Despite some skepticism, Rays owner Stuart Sternberg continued and signed: the sister city project involving Tampa Bay and Montreal went ahead.
“We believe in the idea of having baseball in our community while creating bonds, connections and opportunities with a world-class city like Montreal,” Sternberg said Thursday when he was invited to take stock of the situation of the Rays and the future of the Tropicana. Field site in front of St. Petersburg City Council.
“I’ve heard the skepticism, and I can assure you that the plan made those who followed the file on a daily basis skeptical, namely the commissioner. [Rob Manfred], the people who work with him and with me too, he added, according to comments first reported by journalist Jérémy Filosa, from 98.5 FM. Some people can not look beyond and understand how wonderful this concept can be for this city and this region, while others look beyond and recognize that it is an opportunity to be grasped that can really be different and innovative. “
A new stadium planned
This session, analyzed by QMI Agency, also provided some exciting revelations.
While Sternberg talked about possible tourism and cultural partnerships between Quebec and Florida, Ray co-presidents Brian Auld and Matthew Silverman followed suit to raise the possibility of raising the St. Petersburg region to the national level and even internationally. According to Rays representatives, however, this must involve the construction of a new stadium on the site around Tropicana Field, the team’s current home.
“It would be the potential to play our training camp matches at the new stadium and around 40 regular season matches, which means more opportunities for Rays fans to watch the team live at the stadium,” he said. Furthermore, Auld advanced, still under the concept of sister cities. And remember, every game [incluant ceux disputés à Montréal] will be broadcast on TV and radio. ”
Auld also insisted on the economic impact that the new multisport (and environmentally responsible) stadium would have for the region due to the jobs created, as well as the new shops and restaurants that would be added around.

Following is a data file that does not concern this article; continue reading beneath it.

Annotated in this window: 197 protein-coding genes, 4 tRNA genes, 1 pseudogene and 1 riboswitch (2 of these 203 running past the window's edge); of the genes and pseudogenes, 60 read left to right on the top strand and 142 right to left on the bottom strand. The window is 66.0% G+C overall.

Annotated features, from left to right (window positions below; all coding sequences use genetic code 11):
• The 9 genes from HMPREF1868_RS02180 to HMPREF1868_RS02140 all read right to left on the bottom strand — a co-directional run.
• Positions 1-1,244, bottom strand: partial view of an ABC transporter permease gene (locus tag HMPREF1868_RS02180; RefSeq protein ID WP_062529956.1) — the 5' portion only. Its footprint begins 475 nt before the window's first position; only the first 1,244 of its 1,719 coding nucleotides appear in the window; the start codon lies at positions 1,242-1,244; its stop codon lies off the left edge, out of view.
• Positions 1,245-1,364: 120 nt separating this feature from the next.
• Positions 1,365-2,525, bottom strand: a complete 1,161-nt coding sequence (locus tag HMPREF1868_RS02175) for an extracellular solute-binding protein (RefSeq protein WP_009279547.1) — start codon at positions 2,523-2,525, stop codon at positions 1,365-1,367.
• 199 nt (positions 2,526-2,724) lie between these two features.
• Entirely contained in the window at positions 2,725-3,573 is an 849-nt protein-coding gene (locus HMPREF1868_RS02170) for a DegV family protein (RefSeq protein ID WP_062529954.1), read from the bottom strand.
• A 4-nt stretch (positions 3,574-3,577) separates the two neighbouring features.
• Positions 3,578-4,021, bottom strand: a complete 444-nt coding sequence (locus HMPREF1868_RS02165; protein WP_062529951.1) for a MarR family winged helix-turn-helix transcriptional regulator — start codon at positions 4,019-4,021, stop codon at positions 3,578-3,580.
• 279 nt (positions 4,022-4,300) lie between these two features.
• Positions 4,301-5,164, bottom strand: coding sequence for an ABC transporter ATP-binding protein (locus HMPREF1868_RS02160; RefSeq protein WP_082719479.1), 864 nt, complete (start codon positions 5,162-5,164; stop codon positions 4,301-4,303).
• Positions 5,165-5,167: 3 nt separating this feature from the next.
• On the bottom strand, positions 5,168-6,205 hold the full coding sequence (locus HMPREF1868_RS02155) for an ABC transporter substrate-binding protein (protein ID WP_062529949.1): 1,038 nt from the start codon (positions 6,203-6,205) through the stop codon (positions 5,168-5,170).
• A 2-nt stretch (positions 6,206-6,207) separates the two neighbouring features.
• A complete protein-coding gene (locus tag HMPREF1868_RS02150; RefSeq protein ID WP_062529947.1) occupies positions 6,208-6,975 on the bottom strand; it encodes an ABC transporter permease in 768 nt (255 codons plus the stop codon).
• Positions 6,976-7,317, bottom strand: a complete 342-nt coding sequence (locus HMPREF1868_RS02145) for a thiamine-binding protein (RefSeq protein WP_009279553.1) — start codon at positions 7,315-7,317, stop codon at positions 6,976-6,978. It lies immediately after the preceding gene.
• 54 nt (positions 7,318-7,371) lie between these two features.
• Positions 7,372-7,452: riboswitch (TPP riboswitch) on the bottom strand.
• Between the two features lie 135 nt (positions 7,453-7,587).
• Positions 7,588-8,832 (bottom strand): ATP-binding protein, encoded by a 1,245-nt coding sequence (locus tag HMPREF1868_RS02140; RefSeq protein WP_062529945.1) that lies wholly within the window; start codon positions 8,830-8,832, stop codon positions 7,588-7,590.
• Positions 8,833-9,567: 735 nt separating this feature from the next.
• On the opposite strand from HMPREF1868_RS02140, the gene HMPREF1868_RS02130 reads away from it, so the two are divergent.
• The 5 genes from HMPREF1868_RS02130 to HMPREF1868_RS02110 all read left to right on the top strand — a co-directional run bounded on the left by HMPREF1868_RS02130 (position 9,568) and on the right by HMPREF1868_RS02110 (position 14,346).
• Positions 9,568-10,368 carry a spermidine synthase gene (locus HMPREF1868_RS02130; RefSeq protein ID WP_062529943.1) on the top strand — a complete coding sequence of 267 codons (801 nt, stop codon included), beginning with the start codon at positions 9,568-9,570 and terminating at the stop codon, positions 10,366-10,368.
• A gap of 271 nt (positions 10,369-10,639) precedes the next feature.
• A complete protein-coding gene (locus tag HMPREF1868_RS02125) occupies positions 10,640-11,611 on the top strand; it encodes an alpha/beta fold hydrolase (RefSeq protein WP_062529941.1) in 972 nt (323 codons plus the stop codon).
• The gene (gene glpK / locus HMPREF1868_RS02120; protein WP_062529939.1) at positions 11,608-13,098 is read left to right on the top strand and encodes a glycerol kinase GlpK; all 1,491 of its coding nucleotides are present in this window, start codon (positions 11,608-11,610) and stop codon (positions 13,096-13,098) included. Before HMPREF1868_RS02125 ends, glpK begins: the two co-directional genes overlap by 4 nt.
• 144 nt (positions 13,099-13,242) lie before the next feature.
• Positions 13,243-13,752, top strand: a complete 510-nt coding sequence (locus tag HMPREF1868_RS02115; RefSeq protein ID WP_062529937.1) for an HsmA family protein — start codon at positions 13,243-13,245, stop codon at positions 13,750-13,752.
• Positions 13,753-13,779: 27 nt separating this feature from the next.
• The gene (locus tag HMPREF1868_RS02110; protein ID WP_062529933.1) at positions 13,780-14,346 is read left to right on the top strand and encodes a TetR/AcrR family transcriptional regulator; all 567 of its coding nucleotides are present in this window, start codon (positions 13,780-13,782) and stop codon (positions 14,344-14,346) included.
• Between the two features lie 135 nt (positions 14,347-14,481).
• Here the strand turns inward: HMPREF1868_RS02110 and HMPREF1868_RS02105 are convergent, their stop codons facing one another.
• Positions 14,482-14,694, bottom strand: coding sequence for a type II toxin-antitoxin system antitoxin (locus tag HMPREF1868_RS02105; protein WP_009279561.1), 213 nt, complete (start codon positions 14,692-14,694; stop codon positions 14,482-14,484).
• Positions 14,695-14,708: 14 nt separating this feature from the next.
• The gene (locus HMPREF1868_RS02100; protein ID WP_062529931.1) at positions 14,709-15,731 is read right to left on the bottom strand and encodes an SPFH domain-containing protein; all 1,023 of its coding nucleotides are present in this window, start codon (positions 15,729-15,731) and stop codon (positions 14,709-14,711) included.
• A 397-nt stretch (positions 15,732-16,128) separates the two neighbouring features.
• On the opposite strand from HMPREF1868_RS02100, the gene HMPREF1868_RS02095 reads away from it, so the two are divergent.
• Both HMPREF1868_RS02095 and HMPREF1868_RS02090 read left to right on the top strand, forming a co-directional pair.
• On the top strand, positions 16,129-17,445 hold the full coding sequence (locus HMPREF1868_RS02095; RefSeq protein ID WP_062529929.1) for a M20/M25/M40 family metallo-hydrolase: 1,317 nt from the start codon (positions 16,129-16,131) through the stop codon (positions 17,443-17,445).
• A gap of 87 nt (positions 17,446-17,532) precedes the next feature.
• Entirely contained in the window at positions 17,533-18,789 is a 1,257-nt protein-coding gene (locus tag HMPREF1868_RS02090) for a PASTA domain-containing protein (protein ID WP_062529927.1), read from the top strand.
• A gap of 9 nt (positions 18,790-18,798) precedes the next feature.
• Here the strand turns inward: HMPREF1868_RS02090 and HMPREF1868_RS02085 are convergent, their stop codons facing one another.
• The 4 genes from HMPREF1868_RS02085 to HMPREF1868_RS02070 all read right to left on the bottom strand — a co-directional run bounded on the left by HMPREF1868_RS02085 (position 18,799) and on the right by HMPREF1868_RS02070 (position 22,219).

Invited in turn, various members of the city council noted the importance of keeping the rays in the Tampa Bay area, but still agreed that it was better to have joint custody. [avec Montréal] instead of witnessing a final departure from the club.
Specifically, Silverman, for his part, emphasized that the concept of sister cities always had the support of the commissioner. Negotiations with the Players Association must nevertheless take place with Major League Baseball, where salary compensation can be discussed. The issue of stadiums, both in the Tampa Bay area and in Montreal, must finally move on.
“The time has come to put it all together, to work here in the Tampa Bay area (…) and also to work with our friends in Montreal to try to make this possible,” he summed up.
Discretion in Montreal
On this side of the border, Baseball Montreal Group, led by businessman Stephen Bronfman, appears to be beginning to focus on discretion. In March, following a registration in the lobbyist registry to lead to a meeting with the provincial government, Prime Minister François Legault was open to help build a new baseball stadium in Montreal.
“If we are able to bring a baseball team, then it provides more revenue than the help we give to the company, well, everyone is a winner, including Quebecers”, had then decided the Prime Minister, who also has his hands full these days with the Formula 1 Grand Prix dossier.